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Physical Preparation For School / Track Days..


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Cobie, I appreciated you e-mailing your number to discuss this topic, but I wanted to let you get settled after returning from vacay, so I figured I'd post up here and get some thoughts..

 

I'm starting track days this year and am attending the 2 day course with CSS in August. I am in decent shape, though I need to add more cardio to my normal strength training and flexibility workouts.

 

I was wondering if there is anything I really need to insure I'm focusing on with my exercise program that will pay dividends on the track and at the school.

 

Thanks in advance for any feedback!

 

Ben

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I was wondering if there is anything I really need to insure I'm focusing on with my exercise program that will pay dividends on the track and at the school.

 

 

Hi Ben,

 

I pay close attention to this myself, and notice a definite difference when I do.

 

Here are some areas that I target and would recommend to others:

 

1. Abdominal muscles. This will help you hold up your body, instead of strangling the bars.

 

2. Groin muscles.

 

3. Calf and quads.

 

Both 2 and 3 are for holding onto the bike as well. More strength and flexibility in these areas will allow you to hold on better while hanging-off, and while bracing under heavy braking. These are the areas that feel the weakest or are sore after that first rusty school of the year, and no prior work-out.

 

Of course cardio is good for overall endurance, but personally, strong legs really pays off.

 

Hope this helps.

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Thanks a lot Pete. That's exactly the type of information I was hoping to get. Based on your recommendation, I have to add some additional work on the groin and calves. Thanks again! Ben

 

 

I was wondering if there is anything I really need to insure I'm focusing on with my exercise program that will pay dividends on the track and at the school.

 

 

Hi Ben,

 

I pay close attention to this myself, and notice a definite difference when I do.

 

Here are some areas that I target and would recommend to others:

 

1. Abdominal muscles. This will help you hold up your body, instead of strangling the bars.

 

2. Groin muscles.

 

3. Calf and quads.

 

Both 2 and 3 are for holding onto the bike as well. More strength and flexibility in these areas will allow you to hold on better while hanging-off, and while bracing under heavy braking. These are the areas that feel the weakest or are sore after that first rusty school of the year, and no prior work-out.

 

Of course cardio is good for overall endurance, but personally, strong legs really pays off.

 

Hope this helps.

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Thanks a lot Pete. That's exactly the type of information I was hoping to get. Based on your recommendation, I have to add some additional work on the groin and calves. Thanks again! Ben

Be careful how much fun you have working those groin muscles ;)

Seriously though, I'd add stretching and strengthening of hip flexors to that list. I tend to organize my workouts very similar to the CrossFit variety, which does a lot for the hip flexors already, but my hip flexors were still screaming by the end of the day.

 

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Thanks a lot Pete. That's exactly the type of information I was hoping to get. Based on your recommendation, I have to add some additional work on the groin and calves. Thanks again! Ben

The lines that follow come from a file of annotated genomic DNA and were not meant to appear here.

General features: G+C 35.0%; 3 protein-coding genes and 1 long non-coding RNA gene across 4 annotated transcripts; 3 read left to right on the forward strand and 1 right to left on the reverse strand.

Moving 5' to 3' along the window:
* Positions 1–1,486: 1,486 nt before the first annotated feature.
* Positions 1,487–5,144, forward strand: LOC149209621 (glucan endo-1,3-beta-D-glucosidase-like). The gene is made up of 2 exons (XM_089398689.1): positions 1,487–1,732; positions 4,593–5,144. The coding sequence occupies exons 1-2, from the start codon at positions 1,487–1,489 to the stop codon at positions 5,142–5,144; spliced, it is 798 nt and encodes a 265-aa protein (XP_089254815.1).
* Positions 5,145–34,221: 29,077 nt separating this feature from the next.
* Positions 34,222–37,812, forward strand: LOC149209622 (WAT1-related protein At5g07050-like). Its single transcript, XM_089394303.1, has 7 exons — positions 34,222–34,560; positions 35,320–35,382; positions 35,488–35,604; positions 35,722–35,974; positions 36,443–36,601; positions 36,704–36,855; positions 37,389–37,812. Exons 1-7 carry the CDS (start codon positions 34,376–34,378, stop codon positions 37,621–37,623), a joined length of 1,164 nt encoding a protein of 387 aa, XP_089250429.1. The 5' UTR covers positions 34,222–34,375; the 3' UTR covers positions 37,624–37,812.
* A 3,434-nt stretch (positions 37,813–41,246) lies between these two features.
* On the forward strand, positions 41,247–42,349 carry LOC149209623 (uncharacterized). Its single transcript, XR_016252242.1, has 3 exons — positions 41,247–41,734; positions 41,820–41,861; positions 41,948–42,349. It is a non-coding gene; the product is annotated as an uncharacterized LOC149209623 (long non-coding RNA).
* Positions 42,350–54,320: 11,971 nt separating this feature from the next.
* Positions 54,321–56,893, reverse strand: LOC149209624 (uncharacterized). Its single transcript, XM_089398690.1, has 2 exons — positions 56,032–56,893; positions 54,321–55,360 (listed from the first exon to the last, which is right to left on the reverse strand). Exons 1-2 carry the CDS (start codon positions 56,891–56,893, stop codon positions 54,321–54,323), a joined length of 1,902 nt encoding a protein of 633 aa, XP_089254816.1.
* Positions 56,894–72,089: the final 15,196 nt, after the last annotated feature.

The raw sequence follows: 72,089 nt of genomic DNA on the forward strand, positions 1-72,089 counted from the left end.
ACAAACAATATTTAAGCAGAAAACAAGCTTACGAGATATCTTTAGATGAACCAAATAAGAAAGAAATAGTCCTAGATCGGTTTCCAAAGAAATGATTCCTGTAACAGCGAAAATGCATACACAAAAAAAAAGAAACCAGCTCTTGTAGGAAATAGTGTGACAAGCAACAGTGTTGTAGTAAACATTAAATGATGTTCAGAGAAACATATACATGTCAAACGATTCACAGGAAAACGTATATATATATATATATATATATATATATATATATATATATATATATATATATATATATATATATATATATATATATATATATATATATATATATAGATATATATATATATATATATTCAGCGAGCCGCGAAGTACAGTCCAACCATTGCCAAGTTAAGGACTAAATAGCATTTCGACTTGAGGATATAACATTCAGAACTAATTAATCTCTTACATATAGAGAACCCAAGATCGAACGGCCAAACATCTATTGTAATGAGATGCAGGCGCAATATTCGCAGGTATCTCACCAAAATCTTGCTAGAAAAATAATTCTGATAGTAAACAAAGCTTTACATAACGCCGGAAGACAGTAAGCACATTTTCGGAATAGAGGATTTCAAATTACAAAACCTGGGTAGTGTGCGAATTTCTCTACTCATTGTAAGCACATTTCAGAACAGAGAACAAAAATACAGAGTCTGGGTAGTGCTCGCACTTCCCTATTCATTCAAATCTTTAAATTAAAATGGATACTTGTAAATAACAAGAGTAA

Be careful how much fun you have working those groin muscles ;)

Seriously though, I'd add stretching and strengthening of hip flexors to that list. I tend to organize my workouts very similar to the CrossFit variety, which does a lot for the hip flexors already, but my hip flexors were still screaming by the end of the day.

 

 

Most hold themselves too tight (a problem I know well!). No amount of strength will help in that case.

 

CF

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  • 1 year later...

Sit on the floor and spread you legs apart as far as they will go - make a V. Toes back but knees relaxed and lean into the floor with a straight back. Lean at the hip. Stretch your fingers out in front of you and r e l a x into the stretch. Warm up and warm down. 20 minutes worth a night.

 

When you've done this for a few nights, tense up the legs and as soon as you release, go further into the stretch.

 

Then there are hip flexors which is right foot and knee on the floor with your body pointing straight up. Left leg out in front and don't allow the left shin in below the knee joint. Move your upper body forwards and open up the groin. Forwards with the body, down with the groin. Same technique as above and then swap over.

 

Or try this - http://www.omcircleyoga.com/class-notes/hanumanasana/hanumanasana.shtml

 

Or join a yoga class and tell your teacher what you want to achieve - ask for some stretches to do at home.

 

DiD

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Bikram aka hot yoga might be worth asking about.

 

The heat humidity warm up soft tissue, so one can achieve flexy at less risk and quicker than otherwise.

The isometry builds pivot-steer core strength and core endurance.

The balances build the locking-on muscles, the active suspension muscles, the peg-weighting muscles.

The rigor of the heat / humid is good training for controlling breathing under stress in hot leathers in high summer at VIR, and after breath-stealing events on the track. I personally have to focus on controlling anxiety when the heat humid heart rate begin to claustrophobe and find HY a good training ground -- karma demerits when you run out the sauna screaming :0)

Ago

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